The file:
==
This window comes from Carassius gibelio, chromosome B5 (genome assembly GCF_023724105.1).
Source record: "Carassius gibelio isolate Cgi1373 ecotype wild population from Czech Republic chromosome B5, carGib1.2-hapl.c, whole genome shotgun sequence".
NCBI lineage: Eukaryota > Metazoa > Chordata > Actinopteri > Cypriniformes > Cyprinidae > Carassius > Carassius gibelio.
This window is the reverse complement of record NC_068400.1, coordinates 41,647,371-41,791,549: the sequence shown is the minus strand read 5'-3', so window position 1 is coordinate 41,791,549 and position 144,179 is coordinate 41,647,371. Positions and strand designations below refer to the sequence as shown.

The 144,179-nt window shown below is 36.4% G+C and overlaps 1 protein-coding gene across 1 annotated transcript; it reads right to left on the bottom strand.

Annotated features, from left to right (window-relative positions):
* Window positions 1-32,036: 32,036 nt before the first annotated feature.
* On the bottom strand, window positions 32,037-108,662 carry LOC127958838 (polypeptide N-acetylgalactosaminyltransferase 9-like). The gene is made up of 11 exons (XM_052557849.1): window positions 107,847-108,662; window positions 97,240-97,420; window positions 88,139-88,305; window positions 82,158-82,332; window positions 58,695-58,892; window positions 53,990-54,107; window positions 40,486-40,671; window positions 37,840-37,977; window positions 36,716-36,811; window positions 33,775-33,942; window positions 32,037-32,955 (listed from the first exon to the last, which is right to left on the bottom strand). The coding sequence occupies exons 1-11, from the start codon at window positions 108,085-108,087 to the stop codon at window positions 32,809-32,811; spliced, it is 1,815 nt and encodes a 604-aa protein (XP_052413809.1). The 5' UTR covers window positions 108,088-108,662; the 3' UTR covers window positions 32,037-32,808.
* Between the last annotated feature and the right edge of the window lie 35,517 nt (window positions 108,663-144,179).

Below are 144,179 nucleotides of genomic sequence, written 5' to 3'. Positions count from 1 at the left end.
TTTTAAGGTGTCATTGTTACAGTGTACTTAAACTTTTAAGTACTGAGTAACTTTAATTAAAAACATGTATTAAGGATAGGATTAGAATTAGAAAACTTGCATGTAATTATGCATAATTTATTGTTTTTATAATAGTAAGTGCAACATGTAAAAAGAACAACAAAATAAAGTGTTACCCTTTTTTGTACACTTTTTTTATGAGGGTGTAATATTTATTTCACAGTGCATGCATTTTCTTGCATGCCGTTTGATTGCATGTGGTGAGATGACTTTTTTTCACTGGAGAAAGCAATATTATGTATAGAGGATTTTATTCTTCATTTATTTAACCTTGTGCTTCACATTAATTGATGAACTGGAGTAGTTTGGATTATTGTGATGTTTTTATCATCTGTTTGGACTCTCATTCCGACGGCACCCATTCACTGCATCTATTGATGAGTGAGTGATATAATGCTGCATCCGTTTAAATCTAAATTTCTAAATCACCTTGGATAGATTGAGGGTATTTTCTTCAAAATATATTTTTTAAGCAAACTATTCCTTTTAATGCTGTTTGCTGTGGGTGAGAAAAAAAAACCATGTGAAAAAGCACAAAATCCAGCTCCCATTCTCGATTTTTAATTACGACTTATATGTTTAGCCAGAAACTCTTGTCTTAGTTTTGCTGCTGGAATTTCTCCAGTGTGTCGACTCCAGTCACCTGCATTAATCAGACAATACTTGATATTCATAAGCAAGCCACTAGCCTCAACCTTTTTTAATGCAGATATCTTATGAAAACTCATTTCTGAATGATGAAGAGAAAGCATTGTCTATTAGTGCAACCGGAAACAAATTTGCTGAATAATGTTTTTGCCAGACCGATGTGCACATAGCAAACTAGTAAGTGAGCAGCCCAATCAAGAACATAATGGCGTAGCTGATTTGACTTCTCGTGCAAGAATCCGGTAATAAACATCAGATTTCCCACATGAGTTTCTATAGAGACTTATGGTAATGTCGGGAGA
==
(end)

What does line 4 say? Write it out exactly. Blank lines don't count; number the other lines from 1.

This window is the reverse complement of record NC_068400.1, coordinates 41,647,371-41,791,549: the sequence shown is the minus strand read 5'-3', so window position 1 is coordinate 41,791,549 and position 144,179 is coordinate 41,647,371. Positions and strand designations below refer to the sequence as shown.